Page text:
A brief exploration of LiMBO
by Writer/Director Andrew Davidson (10/4/03)
When we started work on LiMBO in early 2002 some of the group knew each other and some didn't, yet we all had the same goal in mind: make a film, and make it well. Memory doesn't serve so well 14 months on, so the exact how's and whys to the way that the jobs were distributed illudes me, yet be it because I had directed before or because I'm pushy I don't know, but I got to be in charge of the project.
The story came to us very easily, possibly too easily compared to the trouble we would have making 'Autumn Heart' and was roughed out within the first week of production in February 2002. This was before Pamela and Lisa had joined the group. In the early days it was Angela, Tom, Kati and I. Tom and Angela expressed no desire to write the script so Kati and myself were the scribes. I guess you could say we were ambitious. For a five minute film, our script ran to about ten pages (which would be just over ten minutes of screen time) and was packed with characters, jokes, themes and God. Oh the blasphemy! But Katherine is Catholic and she wrote it, so I think we're covered in the eyes of the smiting one.
There was too much though. In the final, FINAL cut - which runs at six and a half minutes - one character and two pages are absent. The character, played by Katherine Reeve was cut mostly because Kati wasn't happy and also because it was just one person too many. The two pages, which were really the 'point' of the script were lost because we just didn't have the time at the location to film them, nor in fact as I remember did we have anyone to play the part of the tea lady. We had tried to infuse the script with some sort of theme or rationale so that there was more depth to it. We were exploring, though comedic, the nature of choice and how those decisions effects those around us. We were looking at acceptance and forgiveness. Much of this remains in the finished film, though sadly not enough I fear for people to really get it.
The strongest aspect of the finished product is it's look and humour. It was the first professional product that we had made, and as such was a great achievement for us, though we are capable of creating much more now. The film flits back and forth between a waiting room and the judgment office in purgatory which we'd represented as a business. My favourite location is the waiting room. We worked wonders turning that from an office cum bedroom into what looks believably like a waiting room. We wanted to make it sterile, boring and nondescript.
We were very lucky with our casting. I'll talk about Darren and Amy in a moment. Let me just talk briefly about George and Jackie who can be seen in this picture.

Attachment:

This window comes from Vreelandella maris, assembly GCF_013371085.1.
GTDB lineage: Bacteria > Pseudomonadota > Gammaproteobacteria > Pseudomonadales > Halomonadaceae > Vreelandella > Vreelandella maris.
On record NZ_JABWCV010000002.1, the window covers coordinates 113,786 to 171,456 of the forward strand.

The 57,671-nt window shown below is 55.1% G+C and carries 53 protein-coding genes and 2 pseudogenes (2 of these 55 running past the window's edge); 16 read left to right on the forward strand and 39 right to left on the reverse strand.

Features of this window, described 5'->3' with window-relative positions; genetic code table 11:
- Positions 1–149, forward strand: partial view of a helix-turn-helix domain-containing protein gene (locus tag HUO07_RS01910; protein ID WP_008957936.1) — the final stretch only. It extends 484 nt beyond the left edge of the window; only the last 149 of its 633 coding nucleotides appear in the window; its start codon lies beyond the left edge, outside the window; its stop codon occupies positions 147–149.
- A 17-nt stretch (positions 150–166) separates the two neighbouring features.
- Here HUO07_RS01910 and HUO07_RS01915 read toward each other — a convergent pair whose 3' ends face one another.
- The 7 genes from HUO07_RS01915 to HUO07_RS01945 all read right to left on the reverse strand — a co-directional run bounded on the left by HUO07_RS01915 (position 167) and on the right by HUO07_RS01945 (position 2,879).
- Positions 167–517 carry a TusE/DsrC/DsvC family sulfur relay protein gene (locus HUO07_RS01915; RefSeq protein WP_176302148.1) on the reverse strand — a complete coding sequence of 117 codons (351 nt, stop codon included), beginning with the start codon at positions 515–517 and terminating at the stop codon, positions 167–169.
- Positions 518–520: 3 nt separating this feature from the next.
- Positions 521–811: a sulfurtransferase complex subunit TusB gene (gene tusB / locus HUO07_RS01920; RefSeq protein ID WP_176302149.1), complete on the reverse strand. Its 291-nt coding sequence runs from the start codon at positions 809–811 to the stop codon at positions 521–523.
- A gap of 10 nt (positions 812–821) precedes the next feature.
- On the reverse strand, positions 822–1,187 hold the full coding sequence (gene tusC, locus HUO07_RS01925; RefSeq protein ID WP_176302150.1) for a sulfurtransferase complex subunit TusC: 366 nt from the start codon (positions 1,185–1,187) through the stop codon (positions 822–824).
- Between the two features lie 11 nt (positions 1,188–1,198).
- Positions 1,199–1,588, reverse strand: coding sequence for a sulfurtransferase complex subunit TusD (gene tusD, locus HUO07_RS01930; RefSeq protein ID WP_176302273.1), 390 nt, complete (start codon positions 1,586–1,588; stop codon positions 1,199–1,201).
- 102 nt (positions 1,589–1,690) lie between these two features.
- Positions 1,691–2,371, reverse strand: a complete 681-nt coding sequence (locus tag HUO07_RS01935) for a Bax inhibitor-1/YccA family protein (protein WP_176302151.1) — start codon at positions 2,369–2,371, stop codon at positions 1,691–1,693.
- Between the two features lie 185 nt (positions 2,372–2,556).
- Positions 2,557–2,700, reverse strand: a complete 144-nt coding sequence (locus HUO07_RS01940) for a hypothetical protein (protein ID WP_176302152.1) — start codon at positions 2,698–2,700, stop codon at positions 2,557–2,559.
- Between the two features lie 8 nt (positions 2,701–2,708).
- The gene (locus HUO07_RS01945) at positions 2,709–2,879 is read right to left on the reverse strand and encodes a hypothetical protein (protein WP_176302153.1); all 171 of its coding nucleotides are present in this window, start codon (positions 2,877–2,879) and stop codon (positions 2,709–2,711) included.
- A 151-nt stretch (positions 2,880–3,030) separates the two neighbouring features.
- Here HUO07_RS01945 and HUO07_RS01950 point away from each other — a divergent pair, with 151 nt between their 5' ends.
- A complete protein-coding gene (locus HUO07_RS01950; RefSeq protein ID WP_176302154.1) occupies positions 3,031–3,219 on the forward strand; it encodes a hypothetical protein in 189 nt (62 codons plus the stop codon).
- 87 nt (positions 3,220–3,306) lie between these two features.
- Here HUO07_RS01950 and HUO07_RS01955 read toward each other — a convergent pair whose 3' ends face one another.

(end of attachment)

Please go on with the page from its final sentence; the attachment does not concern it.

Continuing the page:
They were incredible, not only because they were working for free with a group of people who were clearly making up what they were doing (something I've since stopped doing), but they did it with such energy. The one thing that most people comment on is where we got them. There's a stigma attached to student film making that makes people believe that student films contain nothing but twenty-somethings, focus on drugs and death and usually have crazy editing. I was determined to not conform to those stereotypes and purposefully sought elder actors to be in the film.
To fill out our twenty-something quota we had Darren McAree and Amy Kemp. I had known Amy from school and had always promised to put her in the first film that I directed, so to honour that promise I dragged her away from University and stuck her as the central character in the film. Ain't that great?! As for Mr McAree, we met in March of 2002 at a mutual friends birthday party and had drunkenly exchanged numbers after I'd promised to put him in the film. Weeks later I got someone else (tee hee) to phone and make arrangements for him to play the part of Warner Roberts a character that he made so much his own and made funnier and better than written that the character of James Hadley in 'Autumn Heart' was written especially for him.
Looking back I'm surprised at how much we got done in such little time. The production time for LiMBO was three and a half months, which is half that of 'Autumn Heart'. Granted 'Autumn Heart' is twice the running time of 'LiMBO', just having so much longer makes you feel that you're not working as much.
LiMBO was a great learning tool. One that I'm proud of. From a script to the screen we created something that will last forever, it may never be seen by many people, but it's out there and we made it. It's a time in my life that I will always look back on fondly.